About Paideia

Readers share their thoughts on our November issue.


Published:

About Paideia

I read your article about the Paideia Program at Oakland Tech [“The Wrong Path?” November] and wanted to share my thoughts with you as a graduate from the program and a resident of Oakland for over 35 years.

Paideia prepared me and my classmates for college. It taught me to think in a more circular way and helped me to understand cause and effect in history. They had us read books that presented other cultures to us and allowed us to peek inside times and places unfamiliar to us. And we were all challenged.

Our class was very diverse. It felt like the Oakland I grew up in — with all its prejudices and conflicts. But it gave us an opportunity to get to know each other and to let our guard down some.

To blame any of the academy teachers for “inequality” is plain wrong. All of the academy teachers I knew in school (Health, Engineering, and Paideia) were invested in all their kids and worked hard. What we saw as students was a district administration that was consumed with power struggles and in-fighting.

If you expect the kids to perform well, they’ll try and attain it. For too long, the cry at schools in Oakland has been to dumb down the education. And that’s just wrong.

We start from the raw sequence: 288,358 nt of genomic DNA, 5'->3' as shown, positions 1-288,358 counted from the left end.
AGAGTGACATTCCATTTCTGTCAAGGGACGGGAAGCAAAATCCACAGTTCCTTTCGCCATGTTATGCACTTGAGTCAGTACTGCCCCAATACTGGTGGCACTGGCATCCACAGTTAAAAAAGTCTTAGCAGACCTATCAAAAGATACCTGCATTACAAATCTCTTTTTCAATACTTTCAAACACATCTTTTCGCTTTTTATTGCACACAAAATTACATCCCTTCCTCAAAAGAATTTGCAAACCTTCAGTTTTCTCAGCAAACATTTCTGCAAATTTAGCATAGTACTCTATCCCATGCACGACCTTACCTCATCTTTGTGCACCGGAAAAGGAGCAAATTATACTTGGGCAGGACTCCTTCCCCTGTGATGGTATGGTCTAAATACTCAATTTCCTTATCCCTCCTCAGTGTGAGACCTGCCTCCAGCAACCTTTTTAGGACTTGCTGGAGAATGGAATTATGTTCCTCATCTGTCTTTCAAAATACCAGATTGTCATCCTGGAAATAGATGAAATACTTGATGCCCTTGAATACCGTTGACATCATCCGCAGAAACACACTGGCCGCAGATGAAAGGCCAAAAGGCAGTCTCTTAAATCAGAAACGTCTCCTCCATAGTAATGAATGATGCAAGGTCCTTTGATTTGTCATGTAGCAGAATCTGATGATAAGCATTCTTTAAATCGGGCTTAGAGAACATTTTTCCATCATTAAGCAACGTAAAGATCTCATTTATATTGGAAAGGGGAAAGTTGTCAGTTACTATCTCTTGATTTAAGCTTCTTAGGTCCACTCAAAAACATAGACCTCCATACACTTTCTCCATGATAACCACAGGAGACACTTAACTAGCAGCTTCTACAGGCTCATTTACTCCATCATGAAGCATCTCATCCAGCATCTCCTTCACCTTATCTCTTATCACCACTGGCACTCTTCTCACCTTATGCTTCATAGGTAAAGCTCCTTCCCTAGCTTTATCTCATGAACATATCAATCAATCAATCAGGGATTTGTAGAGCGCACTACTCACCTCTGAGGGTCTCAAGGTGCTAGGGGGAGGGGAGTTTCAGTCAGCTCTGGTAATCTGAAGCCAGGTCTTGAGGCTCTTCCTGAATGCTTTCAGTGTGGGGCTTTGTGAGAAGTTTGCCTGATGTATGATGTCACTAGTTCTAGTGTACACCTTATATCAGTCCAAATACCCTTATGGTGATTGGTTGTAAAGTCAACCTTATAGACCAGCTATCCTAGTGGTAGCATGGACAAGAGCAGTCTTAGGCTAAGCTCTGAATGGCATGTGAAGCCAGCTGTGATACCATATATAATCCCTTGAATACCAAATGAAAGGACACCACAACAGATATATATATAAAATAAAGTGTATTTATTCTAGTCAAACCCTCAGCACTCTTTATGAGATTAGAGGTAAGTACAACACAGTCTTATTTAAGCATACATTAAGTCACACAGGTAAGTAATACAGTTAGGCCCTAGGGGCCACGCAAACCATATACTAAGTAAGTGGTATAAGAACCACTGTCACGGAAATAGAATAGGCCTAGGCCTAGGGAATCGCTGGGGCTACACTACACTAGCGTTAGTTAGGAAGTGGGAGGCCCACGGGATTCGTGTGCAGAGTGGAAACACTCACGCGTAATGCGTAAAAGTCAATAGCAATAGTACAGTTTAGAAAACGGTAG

It is time for someone to truly helm OUSD and get serious about educating the children of Oakland. To create schools that present a broad education platform and that keep them relevant and competitive.

Morgan Standley Smith

Anti-Semitism

The Trump effect hits home. [Oakland’s Temple Sinai Hit by Anti-Semitism,” OaklandMagazine.com, Sept. 21] Hateful bigots.

Steve Kopff

Corrections and Clarifications

Our November story, “The Wrong Path?” misstated the length of time that Randolph Li has been co-director of the Engineering Academy at Oakland Technical High School. This is his first year, not his third.

After publication of our November story, “For Moms, By Moms,” TradeMoms changed its website to state that it takes a 10 percent cut of each transaction rather than 12 percent.

Our article “Big Motown Sounds” in November got two facts wrong about the Berkeley Rep play. The correct name of the play is Ain’t Too Proud, and it debuted in August.

 

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